Depending on the culture medium (liquid or solid) used to isolate the organism, certain cellular arrangements may not be noted. The Gram stain morphology is often less characteristic when smears are prepared from colonies growing on the agar surface. The information contained in the table can still prove helpful, especially for isolates recovered from broth.
|Oxygen Requirement/Gram Stain Characteristics||Common Genus||Characteristic Gram Stain Morphology/Comments|
|Aerobic, gram-positive cocci (GPC)||Staphylococcus|
- Staphylococcus species: GPC in clusters or tetrads.
- Streptococcus species: GPC in singles, pairs, or short to long chains.
- S. pneumoniae: GPC in pairs that are lancet-shaped, occasionally with a capsule that appears as a "halo" surrounding the organisms.
|Aerobic, gram-positive rods (GPRs)||Bacillus|
- Bacillus, Lactobacillus, and Mycobacterium species RARELY exhibit a diphtheroid or "picket-fence" morphology.
- Bacillus: Large GPRs, often in pairs or chains, with rounded or square ends and usually a single endospore. The location of the spore is different in various species. Characteristically, Bacillus species tend to stain gram-negative as they age.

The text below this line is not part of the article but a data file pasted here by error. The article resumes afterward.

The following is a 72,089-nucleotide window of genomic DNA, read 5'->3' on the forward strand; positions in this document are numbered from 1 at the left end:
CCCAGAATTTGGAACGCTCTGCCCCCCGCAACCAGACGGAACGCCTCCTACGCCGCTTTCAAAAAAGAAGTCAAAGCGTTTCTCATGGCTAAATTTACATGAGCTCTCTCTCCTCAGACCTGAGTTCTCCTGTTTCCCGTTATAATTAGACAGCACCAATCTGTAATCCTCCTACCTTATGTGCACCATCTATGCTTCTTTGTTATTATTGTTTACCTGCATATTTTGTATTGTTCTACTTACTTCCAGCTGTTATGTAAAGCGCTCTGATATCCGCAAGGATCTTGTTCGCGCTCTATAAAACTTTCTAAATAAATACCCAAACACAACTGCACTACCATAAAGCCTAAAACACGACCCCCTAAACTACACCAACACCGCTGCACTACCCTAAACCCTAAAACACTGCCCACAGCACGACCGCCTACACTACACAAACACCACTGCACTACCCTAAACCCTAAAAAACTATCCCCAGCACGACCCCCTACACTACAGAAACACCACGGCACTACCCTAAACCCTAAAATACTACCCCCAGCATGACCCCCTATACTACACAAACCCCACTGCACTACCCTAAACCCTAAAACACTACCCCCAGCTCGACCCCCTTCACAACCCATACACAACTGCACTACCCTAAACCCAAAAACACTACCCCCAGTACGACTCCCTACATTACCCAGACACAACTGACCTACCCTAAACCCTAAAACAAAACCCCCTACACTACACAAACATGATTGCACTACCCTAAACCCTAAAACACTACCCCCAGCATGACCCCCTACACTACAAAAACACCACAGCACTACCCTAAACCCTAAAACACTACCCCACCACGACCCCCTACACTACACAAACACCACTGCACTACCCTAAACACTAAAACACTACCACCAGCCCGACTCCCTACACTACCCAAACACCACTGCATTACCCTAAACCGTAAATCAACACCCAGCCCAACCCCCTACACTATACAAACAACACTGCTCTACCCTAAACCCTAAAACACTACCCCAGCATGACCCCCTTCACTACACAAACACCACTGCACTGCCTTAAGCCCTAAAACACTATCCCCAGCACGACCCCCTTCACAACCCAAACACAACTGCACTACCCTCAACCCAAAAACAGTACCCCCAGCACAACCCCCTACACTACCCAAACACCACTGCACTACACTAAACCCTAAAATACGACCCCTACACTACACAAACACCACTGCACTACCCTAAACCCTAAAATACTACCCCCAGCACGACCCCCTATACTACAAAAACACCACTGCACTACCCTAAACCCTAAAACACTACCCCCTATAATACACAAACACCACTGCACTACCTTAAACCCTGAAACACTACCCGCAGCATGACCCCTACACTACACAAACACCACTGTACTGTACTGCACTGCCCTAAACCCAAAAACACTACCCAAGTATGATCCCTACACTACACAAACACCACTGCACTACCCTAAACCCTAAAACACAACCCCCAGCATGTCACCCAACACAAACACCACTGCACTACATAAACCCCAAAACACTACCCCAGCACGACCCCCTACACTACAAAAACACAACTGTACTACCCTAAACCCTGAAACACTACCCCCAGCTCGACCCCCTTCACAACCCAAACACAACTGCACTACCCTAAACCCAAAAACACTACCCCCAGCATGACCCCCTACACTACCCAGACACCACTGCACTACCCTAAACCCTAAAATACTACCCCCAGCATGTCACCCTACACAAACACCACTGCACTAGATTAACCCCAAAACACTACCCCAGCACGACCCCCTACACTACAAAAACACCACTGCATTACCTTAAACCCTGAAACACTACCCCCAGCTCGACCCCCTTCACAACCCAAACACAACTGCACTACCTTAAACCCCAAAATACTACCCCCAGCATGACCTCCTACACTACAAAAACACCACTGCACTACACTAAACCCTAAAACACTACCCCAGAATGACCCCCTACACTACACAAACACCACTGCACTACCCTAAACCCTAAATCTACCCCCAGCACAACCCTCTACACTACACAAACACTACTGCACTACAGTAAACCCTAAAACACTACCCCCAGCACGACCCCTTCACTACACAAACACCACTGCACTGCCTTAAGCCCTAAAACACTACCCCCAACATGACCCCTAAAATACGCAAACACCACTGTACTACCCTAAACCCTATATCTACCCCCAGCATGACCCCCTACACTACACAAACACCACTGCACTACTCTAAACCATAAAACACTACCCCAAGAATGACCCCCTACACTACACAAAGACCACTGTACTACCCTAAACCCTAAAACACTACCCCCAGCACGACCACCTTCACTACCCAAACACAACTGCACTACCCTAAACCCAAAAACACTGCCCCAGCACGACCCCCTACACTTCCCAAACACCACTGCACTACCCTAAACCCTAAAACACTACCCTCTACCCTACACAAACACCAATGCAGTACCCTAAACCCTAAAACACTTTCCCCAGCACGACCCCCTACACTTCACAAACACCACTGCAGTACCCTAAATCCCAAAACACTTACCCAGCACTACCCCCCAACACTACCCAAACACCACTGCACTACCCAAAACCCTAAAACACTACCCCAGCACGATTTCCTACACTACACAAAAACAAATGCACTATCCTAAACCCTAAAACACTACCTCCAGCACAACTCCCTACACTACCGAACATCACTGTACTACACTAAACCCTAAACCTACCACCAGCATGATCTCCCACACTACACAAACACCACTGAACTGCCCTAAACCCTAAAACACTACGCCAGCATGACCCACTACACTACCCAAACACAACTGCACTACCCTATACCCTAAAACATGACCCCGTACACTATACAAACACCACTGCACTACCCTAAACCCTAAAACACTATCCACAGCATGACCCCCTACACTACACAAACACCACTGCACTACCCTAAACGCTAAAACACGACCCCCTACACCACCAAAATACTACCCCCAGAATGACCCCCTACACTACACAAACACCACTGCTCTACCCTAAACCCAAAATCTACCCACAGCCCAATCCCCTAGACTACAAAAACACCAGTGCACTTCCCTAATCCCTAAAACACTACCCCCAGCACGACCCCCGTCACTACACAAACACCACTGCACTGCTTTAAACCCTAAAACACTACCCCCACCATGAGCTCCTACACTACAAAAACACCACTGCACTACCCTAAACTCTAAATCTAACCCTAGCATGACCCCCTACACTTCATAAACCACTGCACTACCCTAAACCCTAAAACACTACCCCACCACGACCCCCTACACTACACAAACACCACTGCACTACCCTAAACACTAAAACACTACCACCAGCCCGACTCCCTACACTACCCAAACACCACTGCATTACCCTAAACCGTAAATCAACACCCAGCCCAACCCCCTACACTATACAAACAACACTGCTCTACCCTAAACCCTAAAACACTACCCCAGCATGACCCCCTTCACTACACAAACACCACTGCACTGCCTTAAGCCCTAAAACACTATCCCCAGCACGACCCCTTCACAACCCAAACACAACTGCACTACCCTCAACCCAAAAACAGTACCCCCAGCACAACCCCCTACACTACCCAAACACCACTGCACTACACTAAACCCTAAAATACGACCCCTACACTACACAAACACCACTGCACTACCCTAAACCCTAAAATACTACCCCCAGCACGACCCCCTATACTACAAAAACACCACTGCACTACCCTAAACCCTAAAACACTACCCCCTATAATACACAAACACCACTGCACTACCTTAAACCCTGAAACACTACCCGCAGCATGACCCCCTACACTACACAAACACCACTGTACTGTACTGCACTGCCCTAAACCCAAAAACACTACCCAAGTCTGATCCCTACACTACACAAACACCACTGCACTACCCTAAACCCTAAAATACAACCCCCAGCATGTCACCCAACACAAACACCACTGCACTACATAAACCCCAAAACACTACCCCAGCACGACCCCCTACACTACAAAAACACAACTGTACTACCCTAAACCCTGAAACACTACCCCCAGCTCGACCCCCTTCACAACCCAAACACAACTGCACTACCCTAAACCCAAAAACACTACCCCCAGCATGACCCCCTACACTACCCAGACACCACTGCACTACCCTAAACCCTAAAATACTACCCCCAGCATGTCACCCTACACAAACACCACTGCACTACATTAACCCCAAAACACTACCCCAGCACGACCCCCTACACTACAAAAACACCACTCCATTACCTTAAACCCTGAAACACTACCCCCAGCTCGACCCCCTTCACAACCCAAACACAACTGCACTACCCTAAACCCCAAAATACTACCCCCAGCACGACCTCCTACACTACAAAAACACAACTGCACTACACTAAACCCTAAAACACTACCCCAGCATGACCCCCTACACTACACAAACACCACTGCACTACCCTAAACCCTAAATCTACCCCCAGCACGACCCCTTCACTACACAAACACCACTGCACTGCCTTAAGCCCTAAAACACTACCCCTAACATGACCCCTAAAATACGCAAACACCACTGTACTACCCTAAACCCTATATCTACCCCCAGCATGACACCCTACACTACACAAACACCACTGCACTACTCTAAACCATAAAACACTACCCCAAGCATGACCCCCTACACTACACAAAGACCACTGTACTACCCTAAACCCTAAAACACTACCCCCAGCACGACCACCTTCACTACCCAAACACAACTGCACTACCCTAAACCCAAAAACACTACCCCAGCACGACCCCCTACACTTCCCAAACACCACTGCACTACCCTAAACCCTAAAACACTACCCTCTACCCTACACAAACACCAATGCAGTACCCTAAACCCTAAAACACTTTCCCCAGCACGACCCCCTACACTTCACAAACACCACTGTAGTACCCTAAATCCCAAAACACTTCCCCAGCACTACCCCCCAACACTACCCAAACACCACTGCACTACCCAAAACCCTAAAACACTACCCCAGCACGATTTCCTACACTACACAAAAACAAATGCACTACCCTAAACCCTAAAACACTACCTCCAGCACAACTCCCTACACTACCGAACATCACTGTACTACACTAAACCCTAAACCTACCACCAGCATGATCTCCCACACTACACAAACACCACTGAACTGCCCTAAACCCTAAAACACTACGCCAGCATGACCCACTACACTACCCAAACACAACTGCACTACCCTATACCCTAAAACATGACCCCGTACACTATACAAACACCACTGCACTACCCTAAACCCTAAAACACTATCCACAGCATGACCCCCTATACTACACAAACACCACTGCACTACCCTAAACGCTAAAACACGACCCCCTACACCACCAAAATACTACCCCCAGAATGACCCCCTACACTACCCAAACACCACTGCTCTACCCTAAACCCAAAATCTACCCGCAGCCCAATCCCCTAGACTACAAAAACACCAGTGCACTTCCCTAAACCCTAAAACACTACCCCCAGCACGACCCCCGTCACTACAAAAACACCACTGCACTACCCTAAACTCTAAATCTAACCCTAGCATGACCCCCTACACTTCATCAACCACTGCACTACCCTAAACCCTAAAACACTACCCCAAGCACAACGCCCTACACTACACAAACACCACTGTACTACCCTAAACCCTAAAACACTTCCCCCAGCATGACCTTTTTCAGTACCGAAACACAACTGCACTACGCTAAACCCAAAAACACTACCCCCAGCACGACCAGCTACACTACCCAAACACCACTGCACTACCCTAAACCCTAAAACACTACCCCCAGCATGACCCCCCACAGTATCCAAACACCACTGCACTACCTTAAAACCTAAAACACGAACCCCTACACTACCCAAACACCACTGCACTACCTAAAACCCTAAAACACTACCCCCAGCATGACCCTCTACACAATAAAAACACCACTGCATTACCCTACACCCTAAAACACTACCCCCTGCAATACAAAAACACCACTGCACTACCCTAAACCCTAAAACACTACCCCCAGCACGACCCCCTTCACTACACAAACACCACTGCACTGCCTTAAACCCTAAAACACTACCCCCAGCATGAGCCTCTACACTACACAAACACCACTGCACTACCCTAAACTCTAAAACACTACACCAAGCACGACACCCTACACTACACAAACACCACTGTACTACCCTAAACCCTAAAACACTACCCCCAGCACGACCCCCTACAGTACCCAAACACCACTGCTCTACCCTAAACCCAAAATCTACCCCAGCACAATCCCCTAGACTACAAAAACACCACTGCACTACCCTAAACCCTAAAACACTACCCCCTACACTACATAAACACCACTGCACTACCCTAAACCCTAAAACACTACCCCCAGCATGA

- Lactobacillus: Long, slender GPRs, often in long chains like spaghetti.
- Nocardia: Branching, long, thin filaments. May demonstrate the diphtheroid appearance; tend to stain with a beaded, gram-variable pattern.
- Clostridium species RARELY exhibit a diphtheroidal morphology. They are large, "box-car" shaped bacilli that may contain spores. May decolorize easily, appearing to be gram-negative.
- Actinomyces is a thin, filamentous (branching) GPR that can demonstrate a diphtheroidal appearance.
|Facultative anaerobic, GPRs||Listeria|
- These organisms can demonstrate a diphtheroid or "picket-fence" arrangement.
- Listeria: Short, coccobacillus
- Erysipelothrix: Short, slender, slightly curved, and sometimes forming long filaments.
- Corynebacterium: Small, palisading GPRs